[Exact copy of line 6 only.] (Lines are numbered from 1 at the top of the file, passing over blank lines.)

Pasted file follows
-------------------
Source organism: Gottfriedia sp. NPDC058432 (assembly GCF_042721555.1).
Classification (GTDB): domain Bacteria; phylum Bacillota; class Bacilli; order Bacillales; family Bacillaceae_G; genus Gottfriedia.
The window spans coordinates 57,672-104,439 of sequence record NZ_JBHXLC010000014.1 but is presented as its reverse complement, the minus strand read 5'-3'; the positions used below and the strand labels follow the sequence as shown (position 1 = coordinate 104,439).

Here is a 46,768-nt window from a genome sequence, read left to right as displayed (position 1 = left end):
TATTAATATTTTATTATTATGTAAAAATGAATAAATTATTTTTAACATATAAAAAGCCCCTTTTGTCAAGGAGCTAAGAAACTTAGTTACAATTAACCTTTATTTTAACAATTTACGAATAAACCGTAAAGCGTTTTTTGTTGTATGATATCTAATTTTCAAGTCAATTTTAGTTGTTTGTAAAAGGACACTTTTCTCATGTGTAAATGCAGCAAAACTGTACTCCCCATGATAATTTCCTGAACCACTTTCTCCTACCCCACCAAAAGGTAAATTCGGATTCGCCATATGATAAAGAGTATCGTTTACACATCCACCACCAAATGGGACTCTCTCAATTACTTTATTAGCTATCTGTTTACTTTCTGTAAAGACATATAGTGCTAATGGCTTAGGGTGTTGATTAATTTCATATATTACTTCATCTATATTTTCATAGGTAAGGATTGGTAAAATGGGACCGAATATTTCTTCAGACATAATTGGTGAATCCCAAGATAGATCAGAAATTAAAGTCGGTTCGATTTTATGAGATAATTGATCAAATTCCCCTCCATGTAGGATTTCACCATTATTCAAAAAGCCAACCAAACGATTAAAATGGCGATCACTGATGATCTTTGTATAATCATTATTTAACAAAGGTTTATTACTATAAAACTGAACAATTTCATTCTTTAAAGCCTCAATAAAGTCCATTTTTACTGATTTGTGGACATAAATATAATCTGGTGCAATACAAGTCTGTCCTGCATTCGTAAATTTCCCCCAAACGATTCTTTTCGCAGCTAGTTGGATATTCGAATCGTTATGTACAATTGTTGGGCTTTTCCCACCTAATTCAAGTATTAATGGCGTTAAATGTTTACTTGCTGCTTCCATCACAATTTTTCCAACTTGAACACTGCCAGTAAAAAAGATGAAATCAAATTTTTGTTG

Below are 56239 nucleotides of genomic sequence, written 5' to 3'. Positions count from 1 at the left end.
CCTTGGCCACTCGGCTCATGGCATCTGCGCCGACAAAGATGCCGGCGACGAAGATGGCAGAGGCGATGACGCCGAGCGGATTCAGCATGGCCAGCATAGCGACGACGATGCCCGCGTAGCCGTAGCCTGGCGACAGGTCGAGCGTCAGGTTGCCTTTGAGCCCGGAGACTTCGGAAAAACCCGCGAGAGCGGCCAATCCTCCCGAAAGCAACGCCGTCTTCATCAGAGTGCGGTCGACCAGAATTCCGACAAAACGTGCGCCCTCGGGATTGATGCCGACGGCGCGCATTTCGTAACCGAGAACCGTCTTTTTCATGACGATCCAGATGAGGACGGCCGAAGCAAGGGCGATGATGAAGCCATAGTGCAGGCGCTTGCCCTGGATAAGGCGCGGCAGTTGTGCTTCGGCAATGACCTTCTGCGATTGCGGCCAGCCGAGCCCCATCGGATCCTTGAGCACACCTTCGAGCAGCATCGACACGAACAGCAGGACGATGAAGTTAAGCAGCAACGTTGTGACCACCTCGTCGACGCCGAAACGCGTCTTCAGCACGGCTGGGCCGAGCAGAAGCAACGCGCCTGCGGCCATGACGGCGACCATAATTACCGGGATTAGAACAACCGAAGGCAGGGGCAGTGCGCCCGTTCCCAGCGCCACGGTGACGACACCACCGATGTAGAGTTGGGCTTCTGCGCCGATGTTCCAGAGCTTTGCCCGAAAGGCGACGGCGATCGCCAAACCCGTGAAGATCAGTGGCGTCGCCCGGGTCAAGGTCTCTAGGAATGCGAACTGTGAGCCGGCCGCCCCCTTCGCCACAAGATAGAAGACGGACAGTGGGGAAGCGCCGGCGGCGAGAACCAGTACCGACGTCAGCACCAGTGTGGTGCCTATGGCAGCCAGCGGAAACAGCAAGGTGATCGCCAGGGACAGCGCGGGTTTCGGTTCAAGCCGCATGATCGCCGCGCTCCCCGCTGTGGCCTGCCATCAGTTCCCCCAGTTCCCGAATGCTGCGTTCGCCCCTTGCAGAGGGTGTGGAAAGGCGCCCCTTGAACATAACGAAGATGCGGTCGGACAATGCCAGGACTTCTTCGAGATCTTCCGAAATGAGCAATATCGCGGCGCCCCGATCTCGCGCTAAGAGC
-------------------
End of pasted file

Below are 56239 nucleotides of genomic sequence, written 5' to 3'. Positions count from 1 at the left end.